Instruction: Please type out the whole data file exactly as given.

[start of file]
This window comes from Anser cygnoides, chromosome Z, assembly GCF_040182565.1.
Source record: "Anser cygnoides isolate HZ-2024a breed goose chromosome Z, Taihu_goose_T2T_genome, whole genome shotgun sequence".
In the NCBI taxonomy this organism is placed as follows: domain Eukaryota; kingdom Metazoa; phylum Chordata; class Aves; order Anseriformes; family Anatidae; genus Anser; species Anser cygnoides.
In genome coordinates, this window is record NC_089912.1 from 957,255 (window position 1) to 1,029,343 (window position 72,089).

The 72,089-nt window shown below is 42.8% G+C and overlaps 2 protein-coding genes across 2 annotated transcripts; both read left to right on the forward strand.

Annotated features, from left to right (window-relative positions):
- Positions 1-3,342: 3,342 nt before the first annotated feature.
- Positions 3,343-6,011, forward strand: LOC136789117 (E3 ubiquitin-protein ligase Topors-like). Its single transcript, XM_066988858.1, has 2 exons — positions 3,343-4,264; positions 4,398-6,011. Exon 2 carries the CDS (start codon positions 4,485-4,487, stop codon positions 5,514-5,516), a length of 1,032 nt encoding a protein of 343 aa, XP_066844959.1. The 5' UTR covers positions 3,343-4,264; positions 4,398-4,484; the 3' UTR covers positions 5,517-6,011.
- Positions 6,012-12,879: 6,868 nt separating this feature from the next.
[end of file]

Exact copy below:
This window comes from Anser cygnoides, chromosome Z, assembly GCF_040182565.1.
Source record: "Anser cygnoides isolate HZ-2024a breed goose chromosome Z, Taihu_goose_T2T_genome, whole genome shotgun sequence".
In the NCBI taxonomy this organism is placed as follows: domain Eukaryota; kingdom Metazoa; phylum Chordata; class Aves; order Anseriformes; family Anatidae; genus Anser; species Anser cygnoides.
In genome coordinates, this window is record NC_089912.1 from 957,255 (window position 1) to 1,029,343 (window position 72,089).

The 72,089-nt window shown below is 42.8% G+C and overlaps 2 protein-coding genes across 2 annotated transcripts; both read left to right on the forward strand.

Annotated features, from left to right (window-relative positions):
- Positions 1-3,342: 3,342 nt before the first annotated feature.
- Positions 3,343-6,011, forward strand: LOC136789117 (E3 ubiquitin-protein ligase Topors-like). Its single transcript, XM_066988858.1, has 2 exons — positions 3,343-4,264; positions 4,398-6,011. Exon 2 carries the CDS (start codon positions 4,485-4,487, stop codon positions 5,514-5,516), a length of 1,032 nt encoding a protein of 343 aa, XP_066844959.1. The 5' UTR covers positions 3,343-4,264; positions 4,398-4,484; the 3' UTR covers positions 5,517-6,011.
- Positions 6,012-12,879: 6,868 nt separating this feature from the next.